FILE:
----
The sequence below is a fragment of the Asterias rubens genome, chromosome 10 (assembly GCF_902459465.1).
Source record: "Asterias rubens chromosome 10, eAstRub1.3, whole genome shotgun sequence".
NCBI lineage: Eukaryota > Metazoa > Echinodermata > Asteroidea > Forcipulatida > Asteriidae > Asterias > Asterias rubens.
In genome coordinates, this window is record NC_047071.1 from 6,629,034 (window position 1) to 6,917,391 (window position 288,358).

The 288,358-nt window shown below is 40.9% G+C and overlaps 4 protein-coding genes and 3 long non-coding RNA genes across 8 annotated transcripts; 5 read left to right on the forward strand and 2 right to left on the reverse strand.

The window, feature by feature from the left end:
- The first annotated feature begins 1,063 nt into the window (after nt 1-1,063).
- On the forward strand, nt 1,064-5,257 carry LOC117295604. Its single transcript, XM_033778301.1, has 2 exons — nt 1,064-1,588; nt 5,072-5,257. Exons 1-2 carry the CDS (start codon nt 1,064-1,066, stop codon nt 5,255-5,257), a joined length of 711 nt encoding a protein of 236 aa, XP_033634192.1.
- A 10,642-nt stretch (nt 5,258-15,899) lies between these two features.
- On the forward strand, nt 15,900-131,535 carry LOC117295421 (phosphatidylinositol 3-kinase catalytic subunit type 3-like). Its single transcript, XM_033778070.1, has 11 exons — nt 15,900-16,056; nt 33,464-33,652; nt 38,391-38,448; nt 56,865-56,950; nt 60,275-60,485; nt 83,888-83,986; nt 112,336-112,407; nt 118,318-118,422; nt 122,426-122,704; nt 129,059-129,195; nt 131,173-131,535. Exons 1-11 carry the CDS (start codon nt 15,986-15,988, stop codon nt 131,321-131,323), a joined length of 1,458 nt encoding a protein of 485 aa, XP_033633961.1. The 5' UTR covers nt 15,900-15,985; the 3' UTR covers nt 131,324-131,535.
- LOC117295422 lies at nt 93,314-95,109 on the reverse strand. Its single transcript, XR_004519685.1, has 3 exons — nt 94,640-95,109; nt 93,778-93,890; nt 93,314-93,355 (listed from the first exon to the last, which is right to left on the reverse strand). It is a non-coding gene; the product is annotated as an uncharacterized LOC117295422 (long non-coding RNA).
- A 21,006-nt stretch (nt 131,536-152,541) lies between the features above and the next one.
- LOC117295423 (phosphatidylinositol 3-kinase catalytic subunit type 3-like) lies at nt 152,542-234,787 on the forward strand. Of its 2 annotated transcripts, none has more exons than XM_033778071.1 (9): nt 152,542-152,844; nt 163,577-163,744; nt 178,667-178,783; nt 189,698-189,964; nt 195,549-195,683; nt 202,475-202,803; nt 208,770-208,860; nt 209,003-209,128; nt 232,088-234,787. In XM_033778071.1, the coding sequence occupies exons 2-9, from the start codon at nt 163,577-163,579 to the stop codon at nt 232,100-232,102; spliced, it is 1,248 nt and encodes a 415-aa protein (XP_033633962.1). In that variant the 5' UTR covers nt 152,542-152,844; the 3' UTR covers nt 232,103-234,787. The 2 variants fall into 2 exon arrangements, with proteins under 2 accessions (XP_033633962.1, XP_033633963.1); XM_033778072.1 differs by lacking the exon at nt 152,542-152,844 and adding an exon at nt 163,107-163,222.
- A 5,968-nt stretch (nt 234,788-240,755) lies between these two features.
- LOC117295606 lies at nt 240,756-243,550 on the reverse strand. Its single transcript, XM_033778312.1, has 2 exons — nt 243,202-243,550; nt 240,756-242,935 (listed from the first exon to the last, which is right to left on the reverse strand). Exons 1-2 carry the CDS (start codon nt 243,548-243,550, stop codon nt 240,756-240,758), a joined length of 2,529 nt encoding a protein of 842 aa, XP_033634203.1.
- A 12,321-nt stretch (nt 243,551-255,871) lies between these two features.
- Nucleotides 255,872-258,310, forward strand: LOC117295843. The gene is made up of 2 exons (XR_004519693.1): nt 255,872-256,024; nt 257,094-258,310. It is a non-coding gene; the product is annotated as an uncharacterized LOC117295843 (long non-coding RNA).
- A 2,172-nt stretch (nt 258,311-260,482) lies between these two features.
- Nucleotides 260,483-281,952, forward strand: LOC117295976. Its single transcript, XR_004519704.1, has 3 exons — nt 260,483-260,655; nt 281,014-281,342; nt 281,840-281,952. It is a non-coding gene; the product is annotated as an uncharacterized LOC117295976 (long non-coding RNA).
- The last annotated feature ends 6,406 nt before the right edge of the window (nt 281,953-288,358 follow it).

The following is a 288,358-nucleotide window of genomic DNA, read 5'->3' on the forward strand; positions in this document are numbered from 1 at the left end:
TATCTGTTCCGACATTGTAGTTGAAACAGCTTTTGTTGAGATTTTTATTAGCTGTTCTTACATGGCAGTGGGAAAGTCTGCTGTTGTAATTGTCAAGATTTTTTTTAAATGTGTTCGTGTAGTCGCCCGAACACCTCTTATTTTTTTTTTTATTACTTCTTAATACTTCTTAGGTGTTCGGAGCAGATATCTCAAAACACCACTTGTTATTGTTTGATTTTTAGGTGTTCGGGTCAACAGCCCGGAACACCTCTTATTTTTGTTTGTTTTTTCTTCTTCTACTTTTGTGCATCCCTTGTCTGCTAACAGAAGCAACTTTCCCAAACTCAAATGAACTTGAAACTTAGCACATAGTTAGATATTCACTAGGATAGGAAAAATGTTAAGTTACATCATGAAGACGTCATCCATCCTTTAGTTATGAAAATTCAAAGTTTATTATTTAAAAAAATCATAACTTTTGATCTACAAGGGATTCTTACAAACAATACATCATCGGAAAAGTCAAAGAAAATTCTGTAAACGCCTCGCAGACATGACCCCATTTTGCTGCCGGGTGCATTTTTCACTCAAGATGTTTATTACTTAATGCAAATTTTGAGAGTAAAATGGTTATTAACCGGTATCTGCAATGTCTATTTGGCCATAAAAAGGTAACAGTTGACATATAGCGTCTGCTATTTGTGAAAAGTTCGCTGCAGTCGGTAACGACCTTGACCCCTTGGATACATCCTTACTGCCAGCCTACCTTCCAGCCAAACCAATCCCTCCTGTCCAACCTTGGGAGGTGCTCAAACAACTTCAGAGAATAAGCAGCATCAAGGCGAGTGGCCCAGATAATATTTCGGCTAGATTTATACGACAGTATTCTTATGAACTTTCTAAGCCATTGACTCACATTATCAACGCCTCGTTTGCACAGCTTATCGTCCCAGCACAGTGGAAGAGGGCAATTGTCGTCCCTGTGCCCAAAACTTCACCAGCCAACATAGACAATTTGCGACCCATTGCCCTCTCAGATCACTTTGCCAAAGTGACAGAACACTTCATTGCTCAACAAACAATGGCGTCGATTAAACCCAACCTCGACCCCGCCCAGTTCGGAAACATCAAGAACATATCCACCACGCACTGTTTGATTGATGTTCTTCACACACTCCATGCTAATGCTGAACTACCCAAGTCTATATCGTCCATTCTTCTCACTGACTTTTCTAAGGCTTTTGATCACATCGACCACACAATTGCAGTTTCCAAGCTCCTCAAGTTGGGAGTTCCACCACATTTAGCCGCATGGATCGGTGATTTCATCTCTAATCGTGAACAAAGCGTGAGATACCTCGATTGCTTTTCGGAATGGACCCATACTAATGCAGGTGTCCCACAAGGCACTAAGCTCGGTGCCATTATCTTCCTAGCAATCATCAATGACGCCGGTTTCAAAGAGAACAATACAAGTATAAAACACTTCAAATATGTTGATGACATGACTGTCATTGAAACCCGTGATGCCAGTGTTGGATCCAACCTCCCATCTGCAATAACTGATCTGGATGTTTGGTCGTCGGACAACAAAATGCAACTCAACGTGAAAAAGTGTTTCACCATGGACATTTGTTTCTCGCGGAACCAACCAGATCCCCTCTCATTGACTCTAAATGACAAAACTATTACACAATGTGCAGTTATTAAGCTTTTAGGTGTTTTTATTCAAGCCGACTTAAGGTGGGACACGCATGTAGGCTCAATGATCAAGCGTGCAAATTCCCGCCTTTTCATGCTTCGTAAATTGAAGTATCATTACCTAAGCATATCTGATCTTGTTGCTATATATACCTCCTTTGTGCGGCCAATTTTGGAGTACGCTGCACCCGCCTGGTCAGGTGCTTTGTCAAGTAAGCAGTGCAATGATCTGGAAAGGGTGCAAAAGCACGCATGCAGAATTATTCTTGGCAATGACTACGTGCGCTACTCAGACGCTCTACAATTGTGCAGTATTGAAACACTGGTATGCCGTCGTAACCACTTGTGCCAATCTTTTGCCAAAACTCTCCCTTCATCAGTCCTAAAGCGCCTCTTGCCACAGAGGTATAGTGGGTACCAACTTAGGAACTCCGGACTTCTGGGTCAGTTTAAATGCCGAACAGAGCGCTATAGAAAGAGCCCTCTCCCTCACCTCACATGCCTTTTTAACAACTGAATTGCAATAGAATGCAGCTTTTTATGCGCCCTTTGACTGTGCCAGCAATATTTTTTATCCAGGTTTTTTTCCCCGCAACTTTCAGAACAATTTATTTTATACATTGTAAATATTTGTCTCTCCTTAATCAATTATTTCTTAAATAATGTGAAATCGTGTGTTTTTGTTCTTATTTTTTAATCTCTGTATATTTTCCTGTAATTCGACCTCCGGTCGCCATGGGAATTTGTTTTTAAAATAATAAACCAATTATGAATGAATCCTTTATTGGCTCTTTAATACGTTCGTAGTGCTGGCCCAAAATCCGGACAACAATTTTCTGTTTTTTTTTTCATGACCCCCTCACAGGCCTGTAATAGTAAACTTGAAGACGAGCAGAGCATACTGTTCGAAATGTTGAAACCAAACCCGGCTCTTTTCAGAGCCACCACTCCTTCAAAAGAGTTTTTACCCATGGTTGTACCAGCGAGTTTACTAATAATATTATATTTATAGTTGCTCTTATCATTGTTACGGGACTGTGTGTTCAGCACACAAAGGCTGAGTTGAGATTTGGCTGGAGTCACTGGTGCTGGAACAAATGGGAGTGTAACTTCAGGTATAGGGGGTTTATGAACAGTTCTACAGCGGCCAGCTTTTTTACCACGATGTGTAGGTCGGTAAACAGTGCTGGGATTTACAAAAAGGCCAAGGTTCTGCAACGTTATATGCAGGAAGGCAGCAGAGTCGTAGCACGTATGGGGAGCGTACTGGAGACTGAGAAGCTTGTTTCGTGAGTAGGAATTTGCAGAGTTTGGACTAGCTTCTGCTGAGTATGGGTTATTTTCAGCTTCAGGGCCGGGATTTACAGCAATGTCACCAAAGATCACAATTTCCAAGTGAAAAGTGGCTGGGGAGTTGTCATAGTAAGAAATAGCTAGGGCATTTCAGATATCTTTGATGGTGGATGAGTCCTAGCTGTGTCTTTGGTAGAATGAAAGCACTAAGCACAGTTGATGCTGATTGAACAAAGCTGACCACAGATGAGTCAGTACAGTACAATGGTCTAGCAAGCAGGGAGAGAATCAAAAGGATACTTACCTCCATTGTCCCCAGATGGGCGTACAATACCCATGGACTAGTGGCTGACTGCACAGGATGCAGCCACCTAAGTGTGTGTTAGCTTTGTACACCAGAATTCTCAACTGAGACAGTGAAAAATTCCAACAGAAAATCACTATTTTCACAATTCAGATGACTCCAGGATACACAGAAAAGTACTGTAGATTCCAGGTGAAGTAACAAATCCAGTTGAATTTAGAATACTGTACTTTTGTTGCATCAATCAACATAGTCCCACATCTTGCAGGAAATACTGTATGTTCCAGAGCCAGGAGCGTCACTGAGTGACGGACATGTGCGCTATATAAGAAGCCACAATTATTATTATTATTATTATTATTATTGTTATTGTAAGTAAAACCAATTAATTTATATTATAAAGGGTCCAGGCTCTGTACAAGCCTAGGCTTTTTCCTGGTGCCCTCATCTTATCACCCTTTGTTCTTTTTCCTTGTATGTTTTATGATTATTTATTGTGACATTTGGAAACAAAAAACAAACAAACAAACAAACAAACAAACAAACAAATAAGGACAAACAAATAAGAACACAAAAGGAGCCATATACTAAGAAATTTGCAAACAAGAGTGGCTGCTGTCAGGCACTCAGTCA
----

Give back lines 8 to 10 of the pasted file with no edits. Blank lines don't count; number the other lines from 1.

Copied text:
- On the forward strand, nt 1,064-5,257 carry LOC117295604. Its single transcript, XM_033778301.1, has 2 exons — nt 1,064-1,588; nt 5,072-5,257. Exons 1-2 carry the CDS (start codon nt 1,064-1,066, stop codon nt 5,255-5,257), a joined length of 711 nt encoding a protein of 236 aa, XP_033634192.1.
- A 10,642-nt stretch (nt 5,258-15,899) lies between these two features.
- On the forward strand, nt 15,900-131,535 carry LOC117295421 (phosphatidylinositol 3-kinase catalytic subunit type 3-like). Its single transcript, XM_033778070.1, has 11 exons — nt 15,900-16,056; nt 33,464-33,652; nt 38,391-38,448; nt 56,865-56,950; nt 60,275-60,485; nt 83,888-83,986; nt 112,336-112,407; nt 118,318-118,422; nt 122,426-122,704; nt 129,059-129,195; nt 131,173-131,535. Exons 1-11 carry the CDS (start codon nt 15,986-15,988, stop codon nt 131,321-131,323), a joined length of 1,458 nt encoding a protein of 485 aa, XP_033633961.1. The 5' UTR covers nt 15,900-15,985; the 3' UTR covers nt 131,324-131,535.